Glensheen Mansion Puts Rarely Seen Artifacts on Display

Go room to room in search of strange or worldly heirlooms at a new exhibit at the Duluth museum
A Japanese bento box, formerly tucked away inside the Glensheen Mansion, is now on display in a new exhibit
A Japanese bento box, formerly tucked away inside the Glensheen Mansion, is now on display in a new exhibit

Glensheen Mansion, the historic house-turned-museum in Duluth, is showcasing hidden gems of the old Congdon family, rarely before seen by the public.

It’s enough for Dan Hartman—who just ended his role as Glensheen director—to geek out. “I’ve been working here for eight years; I’m going to do an exhibit I wanna do,” he says.

The exhibit, open as of last Friday and running through the summer, is exciting because it brings out 12 unique pieces purchased during the Congdons’ travels. The items have been arranged in scavenger-hunt style in different rooms of the house.

They are more obscure and morbid than what’s typically on display—hence the exhibit name Glensheen Obscura. “I enjoy the shock value,” Hartman says, explaining that staff had “very recently just gone through literally everything,” with these objects having been in storage for years. He hints that there may be more to come after this showing.

Courtesy of Glensheen Mansion

Hide and Go Seek

After attending the tour myself, I can provide a taste of what to expect.

In the smoking room, for instance, you’ll find a skull-and-snake inkwell. In the time of Chester and Clara Congdon (who built the mansion between 1905 and 1908), inkwells were not used. However, I can see how they may have been captivated by the intricate design: a skull pierced by an ivory snake that goes through the eye socket. On top of the inkwell sits a small frog that functions as a handle. Unfortunately, like quite a few of the pieces, Glensheen staff do not know where this particular piece is from.

The Congdons were notoriously humble and quiet, according to Hartman, so Glensheen staff struggle to know what the family did, which adds a little mystery to the exhibit. Glensheen marketing manager Jane Pederson Jandl describes these finds as peeling away the onion on the Congdon family.

Courtesy of Glensheen Mansion

In the breakfast room, a Japanese bento box was made out of handcrafted wood. (While these boxes are sold in the U.S. today, you may find more made of plastic.) According to the booklet accompanying the exhibit, when Chester came in contact with this bento box in the early 1900s, it would’ve been referred to as “Sage-Juubako.” Chester was quite fond of this box—or so it would seem, at least, as Hartman claims Chester has written all about it in his journals.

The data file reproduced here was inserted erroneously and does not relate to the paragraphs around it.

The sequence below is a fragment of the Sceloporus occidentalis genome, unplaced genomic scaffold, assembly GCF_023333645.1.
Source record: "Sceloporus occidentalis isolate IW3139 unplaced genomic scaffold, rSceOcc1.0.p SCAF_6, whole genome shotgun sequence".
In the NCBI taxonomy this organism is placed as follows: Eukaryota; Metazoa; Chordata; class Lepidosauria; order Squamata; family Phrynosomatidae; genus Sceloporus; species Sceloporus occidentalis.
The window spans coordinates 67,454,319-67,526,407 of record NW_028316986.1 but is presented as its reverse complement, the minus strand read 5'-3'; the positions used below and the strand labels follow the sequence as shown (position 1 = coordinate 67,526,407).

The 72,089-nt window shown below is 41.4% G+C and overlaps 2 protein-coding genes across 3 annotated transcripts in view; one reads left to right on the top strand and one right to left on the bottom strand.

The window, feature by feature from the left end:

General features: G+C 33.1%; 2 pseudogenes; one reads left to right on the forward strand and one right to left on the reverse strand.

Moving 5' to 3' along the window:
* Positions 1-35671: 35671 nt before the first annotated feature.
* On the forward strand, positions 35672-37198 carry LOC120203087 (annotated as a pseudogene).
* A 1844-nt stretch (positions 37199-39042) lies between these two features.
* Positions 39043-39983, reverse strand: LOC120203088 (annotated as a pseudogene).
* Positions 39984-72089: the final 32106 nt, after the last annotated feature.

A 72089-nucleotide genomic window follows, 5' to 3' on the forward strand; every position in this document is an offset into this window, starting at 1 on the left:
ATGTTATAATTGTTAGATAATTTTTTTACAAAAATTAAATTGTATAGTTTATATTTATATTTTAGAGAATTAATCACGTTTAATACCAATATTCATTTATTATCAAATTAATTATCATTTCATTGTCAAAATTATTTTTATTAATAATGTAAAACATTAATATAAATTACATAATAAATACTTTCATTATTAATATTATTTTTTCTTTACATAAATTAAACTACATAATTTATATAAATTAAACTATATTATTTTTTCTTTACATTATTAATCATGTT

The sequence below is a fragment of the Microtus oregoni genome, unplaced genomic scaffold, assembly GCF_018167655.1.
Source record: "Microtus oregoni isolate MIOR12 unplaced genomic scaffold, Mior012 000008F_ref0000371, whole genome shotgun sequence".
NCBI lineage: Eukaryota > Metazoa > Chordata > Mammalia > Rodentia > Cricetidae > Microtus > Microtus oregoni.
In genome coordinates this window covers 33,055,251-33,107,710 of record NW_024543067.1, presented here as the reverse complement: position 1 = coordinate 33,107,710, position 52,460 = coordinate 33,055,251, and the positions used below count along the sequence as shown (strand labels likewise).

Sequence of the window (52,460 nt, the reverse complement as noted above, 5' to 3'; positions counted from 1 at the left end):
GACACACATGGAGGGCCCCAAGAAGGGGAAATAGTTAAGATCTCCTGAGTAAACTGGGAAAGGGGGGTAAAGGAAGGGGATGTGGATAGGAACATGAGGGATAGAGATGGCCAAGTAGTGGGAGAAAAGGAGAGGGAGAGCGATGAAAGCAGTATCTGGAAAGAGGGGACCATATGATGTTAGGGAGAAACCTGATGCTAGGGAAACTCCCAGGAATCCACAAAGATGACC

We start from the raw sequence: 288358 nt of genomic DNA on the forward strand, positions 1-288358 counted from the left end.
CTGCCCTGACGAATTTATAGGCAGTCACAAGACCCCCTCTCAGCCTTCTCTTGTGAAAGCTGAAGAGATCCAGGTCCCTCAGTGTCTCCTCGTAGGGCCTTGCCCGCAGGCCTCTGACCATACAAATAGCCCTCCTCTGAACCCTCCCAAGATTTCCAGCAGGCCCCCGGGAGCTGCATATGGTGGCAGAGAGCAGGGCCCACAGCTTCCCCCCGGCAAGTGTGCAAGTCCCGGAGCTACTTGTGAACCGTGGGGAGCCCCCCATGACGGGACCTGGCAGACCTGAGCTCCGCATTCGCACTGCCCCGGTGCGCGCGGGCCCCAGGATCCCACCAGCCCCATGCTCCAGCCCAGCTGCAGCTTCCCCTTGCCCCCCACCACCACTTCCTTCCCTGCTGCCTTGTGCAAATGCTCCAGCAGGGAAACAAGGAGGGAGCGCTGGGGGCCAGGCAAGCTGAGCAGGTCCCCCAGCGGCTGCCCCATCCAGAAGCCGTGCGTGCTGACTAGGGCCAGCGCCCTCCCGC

In the formal dining room lies a feather cape from New Zealand. Hartman explains that Chester got the cape, from the Indigenous Maori people, during his travels to New Zealand. He was most likely struck by the vibrant green and orange feathers, with Chester having written in a journal that it was one of the finest capes he had ever seen.

Courtesy of Glensheen Mansion

In the living room, an instrument made of bamboo, called an angklung, can be found next to a video that shows how it is played and what the instrument sounds like. It is unknown if the family actually played the instrument, but we do know that Chester spelled it incorrectly (“auklung”) in his journal.

In the master bedroom, a buffalo blanket was likely used during the harsh Duluth winters. In Helen Congdon’s room nearby, in the corner by her bed, you’ll find her doll named Evangeline. Two much creepier dolls sit in the display case, one with its face completely smashed in. No one knows whose dolls they were—presumably one of the daughter’s. (One thing I do know is these dolls may give you nightmares.)

Courtesy of Glensheen Mansion

An exciting feature for those native to Duluth is the original Duluth Pack tent, found in the amusement room. The company got its start in the mid-1800s, opened shop in 1870, and is still open today. The canvas tent even has the original Duluth Pack logo on the front.

One artifact of particular historic interest is displayed in the billiards room. On the table lie plans for the Panama Canal. Pederson Jandl explained that one of the previous staff members was particularly intrigued by a package that sat on one of the bookshelves. On her last day, she requested to open it, just to find the plans. It is quite odd that Chester would have these plans—and, perhaps because the family was so private, no one has records of why.

Glensheen Obscura ultimately lives up to the name: All artifacts in the exhibit are equally fascinating and unsettling. After looking through what was shown to the public after having been locked away for so long, I’m left wondering what the mansion will show in later exhibitions. What else did the Congdons have that’s now locked away?

Glensheen Mansion (3300 London Rd., Duluth) is open daily 9 a.m.-5 p.m. for self-guided tours. Find more information on Glensheen Obscura here.

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